SSP Volunteer Interviews

In addition, we conducted semi-structured interviews with five USF students who have volunteered their time to the SSP since its inception. The participants were all second-year medical students in their mid-twenties and included four who identified as female and one who identified as male. The responses from the volunteers echoed some of the themes that emerged in participant interviews, including the clear benefits of providing clean needles and other needed materials, and of offering Narcan to help reduce the number of potentially fatal overdoses.

Likewise, all the volunteers commented on the respectful and caring service provided by the staff that run the program.

“You can definitely see that when people come to the exchange they are treated like equals, they are never made to feel like they are less than anyone else just because they use drugs. You can see that they [staff] really care and are truly committed to the cause.

Volunteers also highlighted the benefits their involvement in the SSP operations offers them as future medical doctors.

Notably, they mentioned that volunteering with the program has allowed them to get a better understanding of the complex nature of addiction and to put a “human face” to the statistics they often read about in their classes.

When asked about ways to improve the program, three of the volunteers mentioned the need to disseminate information about the services through various channels, including social media and through ads in utilitarian spots such as benches in public bus stops.

Table 1. Descriptive Statistics among IDEA Tampa Syringe Service Program Clients

CharacteristicIDEA Tampa SSP (N=546)
Age (mean, SD)40.9 (10.2)
   Male313 (57.5)
   Female228 (41.9)
   Non-Binary3 (0.55)
   Non-Hispanic362 (80.6)
   Hispanic87 (19.4)
   White464 (87.6)
   Black/African American43 (8.1)
   Asian6 (1.1)
   Native American8 (1.5)
   Multiracial5 (0.9)
   Unknown4 (0.8)
Educational Attainment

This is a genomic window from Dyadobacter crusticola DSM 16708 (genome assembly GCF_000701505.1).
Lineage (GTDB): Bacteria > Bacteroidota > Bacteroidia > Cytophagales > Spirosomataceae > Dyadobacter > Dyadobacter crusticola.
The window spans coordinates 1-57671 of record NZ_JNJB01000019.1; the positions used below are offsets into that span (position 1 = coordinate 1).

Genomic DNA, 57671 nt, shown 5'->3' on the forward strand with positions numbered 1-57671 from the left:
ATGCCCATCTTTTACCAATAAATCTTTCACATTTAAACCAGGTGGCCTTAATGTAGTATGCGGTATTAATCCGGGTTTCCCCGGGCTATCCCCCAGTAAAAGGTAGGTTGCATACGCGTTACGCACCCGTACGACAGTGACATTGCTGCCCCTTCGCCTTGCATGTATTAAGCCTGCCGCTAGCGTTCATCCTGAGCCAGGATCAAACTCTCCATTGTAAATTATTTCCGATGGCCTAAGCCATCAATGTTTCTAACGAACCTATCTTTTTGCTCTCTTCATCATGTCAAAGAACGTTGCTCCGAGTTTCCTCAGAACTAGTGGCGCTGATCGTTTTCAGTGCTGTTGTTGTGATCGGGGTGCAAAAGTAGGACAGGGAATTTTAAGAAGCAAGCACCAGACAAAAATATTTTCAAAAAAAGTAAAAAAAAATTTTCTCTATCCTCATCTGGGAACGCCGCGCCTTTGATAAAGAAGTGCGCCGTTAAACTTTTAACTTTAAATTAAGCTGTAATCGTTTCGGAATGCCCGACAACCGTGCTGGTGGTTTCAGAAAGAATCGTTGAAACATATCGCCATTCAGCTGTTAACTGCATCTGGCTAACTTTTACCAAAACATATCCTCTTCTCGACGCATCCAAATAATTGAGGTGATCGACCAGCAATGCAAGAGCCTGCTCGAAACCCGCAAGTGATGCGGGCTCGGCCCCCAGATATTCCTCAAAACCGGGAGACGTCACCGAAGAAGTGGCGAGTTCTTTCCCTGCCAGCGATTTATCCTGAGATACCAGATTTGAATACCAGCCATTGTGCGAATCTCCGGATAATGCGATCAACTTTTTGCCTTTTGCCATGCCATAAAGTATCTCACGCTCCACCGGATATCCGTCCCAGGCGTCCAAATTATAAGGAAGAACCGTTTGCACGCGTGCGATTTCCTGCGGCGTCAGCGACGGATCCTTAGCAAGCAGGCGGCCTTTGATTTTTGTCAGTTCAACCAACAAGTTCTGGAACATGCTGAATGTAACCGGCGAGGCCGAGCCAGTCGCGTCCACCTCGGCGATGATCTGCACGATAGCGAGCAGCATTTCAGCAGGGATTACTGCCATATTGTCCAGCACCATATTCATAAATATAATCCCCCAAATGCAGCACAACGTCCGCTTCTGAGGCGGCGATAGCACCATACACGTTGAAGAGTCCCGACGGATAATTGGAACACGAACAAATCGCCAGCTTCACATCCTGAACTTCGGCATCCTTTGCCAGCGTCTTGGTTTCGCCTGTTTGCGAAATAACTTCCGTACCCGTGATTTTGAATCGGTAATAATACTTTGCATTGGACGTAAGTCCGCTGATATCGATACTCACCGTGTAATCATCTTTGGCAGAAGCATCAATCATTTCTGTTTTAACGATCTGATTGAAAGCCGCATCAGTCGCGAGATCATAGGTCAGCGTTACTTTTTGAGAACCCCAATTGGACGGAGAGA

<8th grade20 (3.7)
   Some High School (no diploma)68 (12.6)
   High School/GED234 (43.4)
   Some College134 (24.9)
   College Degree57 (10.6)
   Advanced Degree4 (0.7)
   Vocational Training22 (4.1)
Housing Status 
   Experiencing unstable housing229 (42.5)
   Stably housed310 (57.5)
Substance Use (non-injection) 
   Benzodiazepines42 (7.7)
   Marijuana184 (33.7)
   Cocaine50 (9.2)
   Crack-cocaine49 (8.9)
   Methamphetamine149 (27.3)
   Barbiturates/Tranquilizers10 (1.8)
   Pain killers19 (3.5)
   Heroin65 (11.9)
   Prescription Opioids33 (6.0)
   Fentanyl37 (6.8)
   None173 (31.7)
   Other57 (10.4)
Substance Use (injection) 
   Heroin341 (62.5)
   Prescription Opioids49 (9.0)
   Cocaine55 (10.1)
   Methamphetamine263 (48.2)
   Crack-cocaine16 (2.9)
   Speedball (heroin/cocaine)24 (4.4)
   Fentanyl157 (28.8)

Table 2: Program-specific Metrics

Number of individual participants served 546
Number of used needles and syringes received 114,821
Number of unused needles and syringes distributed 113,991
Syringe Return Ratio (>1 = more syringes in then out)1.01
Number of persons receiving HIV testing187
Percent testing HIV reactive2.7%
Number of persons receiving HCV testing178
Percent testing HCV reactive44.4%
Number of naloxone doses distributed1243
Number of overdose reversals performed1108

Author: Jason Wilson, MD, PhD, CPE, FACEP

Jason Wilson, MD, PhD, CPE, FACEP is an emergency physician, academic healthcare leader and medical anthropologist with an interest in developing patient-centered pathways that are medically efficacious but also consider the role of structural and cultural forces in determining health inequities and disparities.